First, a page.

Statistics for Scientists and Engineers by Ramalingam Shanmugam; Rajan ChattamvelliThis book provides the theoretical framework needed to build, analyze and interpret various statistical models. It helps readers choose the correct model, distinguish among various choices that best captures the data, or solve the problem at hand. This is an introductory textbook on probability and statistics. The authors explain theoretical concepts in a step-by-step manner and provide practical examples. The introductory chapter in this book presents the basic concepts. Next, the authors discuss the measures of location, popular measures of spread, and measures of skewness and kurtosis. Probability theory, discrete distributions, and important continuous distributions that are often encountered in practical applications are analyzed. Mathematical Expectation is covered, along with Generating Functions and Functions of Random Variables. It discusses joint distributions, and novel methods to find the mean deviation of discrete and continuous statistical distributions. Provides insight on coding complex algorithms using the 'loop unrolling technique' Covers illuminating discussions on Poisson limit theorem, central limit theorem, mean deviation generating functions, CDF generating function and extensive summary tables Contains extensive exercises at the end of each chapter and examples from interdisciplinary fields Statistics for Scientists and Engineers is a great resource for students in engineering, physical sciences, and management, and also practicing engineers who require skill sets to model practical problems in a statistical setting.
Publication Date: 2015-07-27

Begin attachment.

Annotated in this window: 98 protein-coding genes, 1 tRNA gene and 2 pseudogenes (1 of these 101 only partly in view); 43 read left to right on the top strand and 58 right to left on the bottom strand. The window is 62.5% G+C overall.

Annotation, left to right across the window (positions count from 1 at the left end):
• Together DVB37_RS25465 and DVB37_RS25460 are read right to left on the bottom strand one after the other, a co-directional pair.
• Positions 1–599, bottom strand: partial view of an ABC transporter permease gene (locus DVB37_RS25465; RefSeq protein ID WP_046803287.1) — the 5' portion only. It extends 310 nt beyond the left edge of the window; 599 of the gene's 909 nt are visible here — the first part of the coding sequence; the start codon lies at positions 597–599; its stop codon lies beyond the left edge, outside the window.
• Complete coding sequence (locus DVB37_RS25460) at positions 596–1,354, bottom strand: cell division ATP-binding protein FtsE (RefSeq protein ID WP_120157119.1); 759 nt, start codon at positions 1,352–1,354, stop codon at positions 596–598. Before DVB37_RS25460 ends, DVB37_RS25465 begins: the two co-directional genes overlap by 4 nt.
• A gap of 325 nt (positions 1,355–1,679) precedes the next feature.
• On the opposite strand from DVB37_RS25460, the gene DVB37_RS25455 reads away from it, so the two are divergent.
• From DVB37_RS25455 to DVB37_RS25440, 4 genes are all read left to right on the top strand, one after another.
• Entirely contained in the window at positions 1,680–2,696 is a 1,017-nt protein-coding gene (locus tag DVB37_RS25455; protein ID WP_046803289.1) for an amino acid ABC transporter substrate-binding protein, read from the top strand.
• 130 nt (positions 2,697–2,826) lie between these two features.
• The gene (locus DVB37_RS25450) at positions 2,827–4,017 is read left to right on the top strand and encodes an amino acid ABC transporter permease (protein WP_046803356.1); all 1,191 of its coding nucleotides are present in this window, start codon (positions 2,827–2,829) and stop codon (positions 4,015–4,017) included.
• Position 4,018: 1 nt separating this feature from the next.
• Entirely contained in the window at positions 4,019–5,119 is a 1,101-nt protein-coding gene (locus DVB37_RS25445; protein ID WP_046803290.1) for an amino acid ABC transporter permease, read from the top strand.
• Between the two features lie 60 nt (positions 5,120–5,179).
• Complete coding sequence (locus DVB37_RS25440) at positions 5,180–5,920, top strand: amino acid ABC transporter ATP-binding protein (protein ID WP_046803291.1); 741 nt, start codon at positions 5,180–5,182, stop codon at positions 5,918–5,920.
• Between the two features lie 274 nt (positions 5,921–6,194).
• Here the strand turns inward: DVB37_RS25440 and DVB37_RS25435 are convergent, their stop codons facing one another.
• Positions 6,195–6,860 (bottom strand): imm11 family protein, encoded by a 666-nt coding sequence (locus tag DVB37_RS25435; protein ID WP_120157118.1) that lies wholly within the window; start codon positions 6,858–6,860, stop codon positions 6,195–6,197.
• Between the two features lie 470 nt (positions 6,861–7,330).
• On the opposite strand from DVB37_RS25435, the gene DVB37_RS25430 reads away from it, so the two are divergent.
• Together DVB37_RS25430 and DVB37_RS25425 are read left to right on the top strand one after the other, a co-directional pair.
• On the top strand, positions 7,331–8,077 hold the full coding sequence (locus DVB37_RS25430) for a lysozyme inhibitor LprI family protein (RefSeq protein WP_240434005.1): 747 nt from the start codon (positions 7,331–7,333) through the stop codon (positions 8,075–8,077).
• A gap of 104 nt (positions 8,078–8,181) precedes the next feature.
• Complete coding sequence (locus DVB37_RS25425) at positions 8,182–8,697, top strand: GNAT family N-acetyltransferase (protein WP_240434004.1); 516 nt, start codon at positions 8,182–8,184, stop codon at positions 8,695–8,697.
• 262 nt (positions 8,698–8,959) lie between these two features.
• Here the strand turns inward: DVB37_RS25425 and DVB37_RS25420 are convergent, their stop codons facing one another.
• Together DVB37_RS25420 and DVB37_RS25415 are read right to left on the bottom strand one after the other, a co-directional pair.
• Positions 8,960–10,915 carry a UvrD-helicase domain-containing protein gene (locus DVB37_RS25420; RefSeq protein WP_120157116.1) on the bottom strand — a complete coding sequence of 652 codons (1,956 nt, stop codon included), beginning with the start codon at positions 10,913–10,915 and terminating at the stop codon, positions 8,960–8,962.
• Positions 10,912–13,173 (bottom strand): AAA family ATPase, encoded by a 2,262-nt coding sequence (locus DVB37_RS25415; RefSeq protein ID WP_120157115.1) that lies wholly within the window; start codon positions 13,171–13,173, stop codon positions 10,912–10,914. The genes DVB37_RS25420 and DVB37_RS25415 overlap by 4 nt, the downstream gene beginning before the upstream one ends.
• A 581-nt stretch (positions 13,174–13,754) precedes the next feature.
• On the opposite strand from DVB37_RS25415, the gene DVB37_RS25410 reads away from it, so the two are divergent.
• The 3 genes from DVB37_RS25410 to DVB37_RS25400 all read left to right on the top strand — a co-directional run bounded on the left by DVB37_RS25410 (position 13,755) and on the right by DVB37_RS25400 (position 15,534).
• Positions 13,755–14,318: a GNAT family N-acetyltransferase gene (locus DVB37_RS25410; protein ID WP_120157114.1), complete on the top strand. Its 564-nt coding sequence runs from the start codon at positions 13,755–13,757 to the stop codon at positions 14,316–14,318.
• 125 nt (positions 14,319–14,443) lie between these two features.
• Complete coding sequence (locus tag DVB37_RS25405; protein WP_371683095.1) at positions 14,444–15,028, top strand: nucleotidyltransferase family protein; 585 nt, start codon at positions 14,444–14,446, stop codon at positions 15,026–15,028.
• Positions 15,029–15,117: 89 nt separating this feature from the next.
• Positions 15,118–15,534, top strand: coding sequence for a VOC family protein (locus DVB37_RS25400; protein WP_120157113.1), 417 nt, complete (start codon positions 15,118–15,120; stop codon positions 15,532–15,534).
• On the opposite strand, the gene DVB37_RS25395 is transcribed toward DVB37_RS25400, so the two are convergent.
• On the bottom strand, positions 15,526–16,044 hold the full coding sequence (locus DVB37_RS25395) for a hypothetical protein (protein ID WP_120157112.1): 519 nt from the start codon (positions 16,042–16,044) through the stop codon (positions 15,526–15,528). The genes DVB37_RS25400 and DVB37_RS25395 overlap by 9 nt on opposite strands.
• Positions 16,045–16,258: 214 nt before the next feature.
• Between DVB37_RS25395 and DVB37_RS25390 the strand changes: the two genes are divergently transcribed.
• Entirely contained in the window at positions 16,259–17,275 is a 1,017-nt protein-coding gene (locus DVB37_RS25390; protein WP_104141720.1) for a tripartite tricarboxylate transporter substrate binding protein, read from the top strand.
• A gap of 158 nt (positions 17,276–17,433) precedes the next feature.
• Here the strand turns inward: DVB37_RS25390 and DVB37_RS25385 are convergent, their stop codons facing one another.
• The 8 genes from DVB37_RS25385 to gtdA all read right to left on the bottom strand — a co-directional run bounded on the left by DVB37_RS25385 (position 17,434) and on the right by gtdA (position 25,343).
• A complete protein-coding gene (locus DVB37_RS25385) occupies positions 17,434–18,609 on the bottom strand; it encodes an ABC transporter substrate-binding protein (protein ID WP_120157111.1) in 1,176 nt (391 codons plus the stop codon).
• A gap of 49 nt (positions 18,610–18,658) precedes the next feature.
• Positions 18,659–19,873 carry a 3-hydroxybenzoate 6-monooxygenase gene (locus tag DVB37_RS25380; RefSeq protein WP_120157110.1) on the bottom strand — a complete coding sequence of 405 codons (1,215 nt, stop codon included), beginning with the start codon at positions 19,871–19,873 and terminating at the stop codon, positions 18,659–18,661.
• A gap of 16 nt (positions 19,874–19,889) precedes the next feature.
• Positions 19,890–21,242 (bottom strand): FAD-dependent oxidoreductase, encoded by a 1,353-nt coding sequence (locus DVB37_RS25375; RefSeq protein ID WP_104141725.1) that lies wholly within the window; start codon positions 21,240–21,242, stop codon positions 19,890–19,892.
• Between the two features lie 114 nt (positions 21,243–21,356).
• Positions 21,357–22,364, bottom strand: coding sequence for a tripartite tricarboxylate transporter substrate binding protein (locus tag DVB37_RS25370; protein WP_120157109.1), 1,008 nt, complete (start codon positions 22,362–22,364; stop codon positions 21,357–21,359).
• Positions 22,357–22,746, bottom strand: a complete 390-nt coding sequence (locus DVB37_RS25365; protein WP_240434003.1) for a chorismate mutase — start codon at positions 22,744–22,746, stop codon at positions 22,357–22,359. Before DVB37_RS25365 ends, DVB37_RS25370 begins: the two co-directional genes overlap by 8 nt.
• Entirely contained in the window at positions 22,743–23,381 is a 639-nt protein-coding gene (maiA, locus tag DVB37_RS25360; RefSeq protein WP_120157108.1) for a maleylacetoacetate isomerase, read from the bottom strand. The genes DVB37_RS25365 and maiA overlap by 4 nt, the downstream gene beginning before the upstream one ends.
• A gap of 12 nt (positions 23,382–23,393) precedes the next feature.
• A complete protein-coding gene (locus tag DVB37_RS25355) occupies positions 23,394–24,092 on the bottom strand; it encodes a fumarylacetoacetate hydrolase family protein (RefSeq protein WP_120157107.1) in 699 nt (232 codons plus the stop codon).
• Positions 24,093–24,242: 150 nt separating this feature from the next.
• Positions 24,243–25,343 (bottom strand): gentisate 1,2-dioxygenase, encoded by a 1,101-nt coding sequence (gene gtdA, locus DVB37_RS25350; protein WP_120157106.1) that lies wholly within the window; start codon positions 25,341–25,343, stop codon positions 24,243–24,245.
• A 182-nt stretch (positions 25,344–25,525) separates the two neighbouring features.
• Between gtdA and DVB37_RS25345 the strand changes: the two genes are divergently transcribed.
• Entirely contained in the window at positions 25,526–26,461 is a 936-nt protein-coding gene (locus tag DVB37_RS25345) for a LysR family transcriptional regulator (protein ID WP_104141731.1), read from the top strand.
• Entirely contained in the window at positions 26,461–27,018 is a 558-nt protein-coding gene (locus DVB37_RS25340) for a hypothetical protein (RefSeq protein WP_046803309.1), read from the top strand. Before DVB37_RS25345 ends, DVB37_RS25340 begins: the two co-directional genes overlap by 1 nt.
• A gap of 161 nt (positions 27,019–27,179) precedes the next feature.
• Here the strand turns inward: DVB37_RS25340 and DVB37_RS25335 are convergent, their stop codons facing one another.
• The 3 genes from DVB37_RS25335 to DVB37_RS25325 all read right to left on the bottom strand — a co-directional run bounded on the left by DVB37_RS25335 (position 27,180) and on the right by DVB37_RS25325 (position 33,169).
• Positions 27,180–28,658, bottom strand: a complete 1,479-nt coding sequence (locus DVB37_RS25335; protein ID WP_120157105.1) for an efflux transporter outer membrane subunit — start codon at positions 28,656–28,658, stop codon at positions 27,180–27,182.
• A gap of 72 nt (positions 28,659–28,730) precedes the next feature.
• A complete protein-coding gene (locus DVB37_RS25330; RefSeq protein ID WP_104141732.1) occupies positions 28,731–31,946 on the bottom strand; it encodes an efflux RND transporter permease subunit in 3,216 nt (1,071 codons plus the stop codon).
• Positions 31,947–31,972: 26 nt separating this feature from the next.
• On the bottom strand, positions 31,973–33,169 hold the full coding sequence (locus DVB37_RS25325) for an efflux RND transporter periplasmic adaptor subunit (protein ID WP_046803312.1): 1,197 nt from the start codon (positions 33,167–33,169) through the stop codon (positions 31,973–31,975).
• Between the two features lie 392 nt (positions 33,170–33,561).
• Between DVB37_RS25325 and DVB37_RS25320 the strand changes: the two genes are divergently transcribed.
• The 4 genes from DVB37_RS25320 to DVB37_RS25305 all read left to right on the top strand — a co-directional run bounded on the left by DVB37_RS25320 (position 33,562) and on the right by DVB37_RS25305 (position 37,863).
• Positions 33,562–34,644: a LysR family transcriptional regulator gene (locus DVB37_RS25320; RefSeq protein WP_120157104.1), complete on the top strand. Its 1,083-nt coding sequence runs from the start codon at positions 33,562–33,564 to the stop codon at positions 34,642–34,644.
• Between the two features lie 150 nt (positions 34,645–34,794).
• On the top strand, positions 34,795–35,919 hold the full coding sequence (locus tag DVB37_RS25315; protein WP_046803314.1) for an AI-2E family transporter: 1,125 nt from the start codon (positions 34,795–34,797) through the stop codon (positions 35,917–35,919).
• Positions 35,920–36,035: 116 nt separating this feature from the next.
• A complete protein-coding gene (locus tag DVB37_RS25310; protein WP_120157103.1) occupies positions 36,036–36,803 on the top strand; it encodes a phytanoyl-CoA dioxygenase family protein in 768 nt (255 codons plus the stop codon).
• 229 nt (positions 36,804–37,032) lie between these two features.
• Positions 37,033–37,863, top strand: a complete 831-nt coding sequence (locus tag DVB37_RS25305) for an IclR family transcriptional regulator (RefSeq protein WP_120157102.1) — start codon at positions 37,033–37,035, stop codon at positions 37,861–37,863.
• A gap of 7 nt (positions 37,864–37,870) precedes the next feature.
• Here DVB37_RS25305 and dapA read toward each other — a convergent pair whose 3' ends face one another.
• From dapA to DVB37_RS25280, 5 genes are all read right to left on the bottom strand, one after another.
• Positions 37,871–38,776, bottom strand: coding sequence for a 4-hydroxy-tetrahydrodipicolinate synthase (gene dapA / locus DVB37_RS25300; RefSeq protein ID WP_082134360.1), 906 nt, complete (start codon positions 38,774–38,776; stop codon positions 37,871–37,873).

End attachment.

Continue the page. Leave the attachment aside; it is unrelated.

Maths for Chemists by Martin Cockett; J. Derek Woollins (Contribution by); A. G. Davies (Contribution by); David Phillips (Contribution by); E. W. Abel (Editor-In-Chief); Graham DoggettThe two volumes of Maths for Chemists provide an excellent resource for all undergraduate chemistry students but are particularly focussed on the needs of students who may not have studied mathematics beyond GCSE level (or equivalent). The texts are introductory in nature and adopt a sympathetic approach for students who need support and understanding in working with the diverse mathematical tools required in a typical chemistry degree course. The early chapters of Maths for Chemists Volume I: Numbers, Functions and Calculus provide a succinct introduction to the important mathematical skills of algebraic manipulation, trigonometry, numbers, functions, units and the general grammar of maths. Later chapters build on these basic mathematical principles as a foundation for the development of differential and integral calculus. In spite of the introductory nature of this volume, some of the more important mathematical tools required in quantum chemistry are deliberately included, through a gradual introduction to, and development of, the concept of the eigenvalue problem. Ideal for the needs of undergraduate chemistry students, Tutorial Chemistry Texts is a major series consisting of short, single topic or modular texts concentrating on the fundamental areas of chemistry taught in undergraduate science courses. Each book provides a concise account of the basic principles underlying a given subject, embodying an independent-learning philosophy and including worked examples.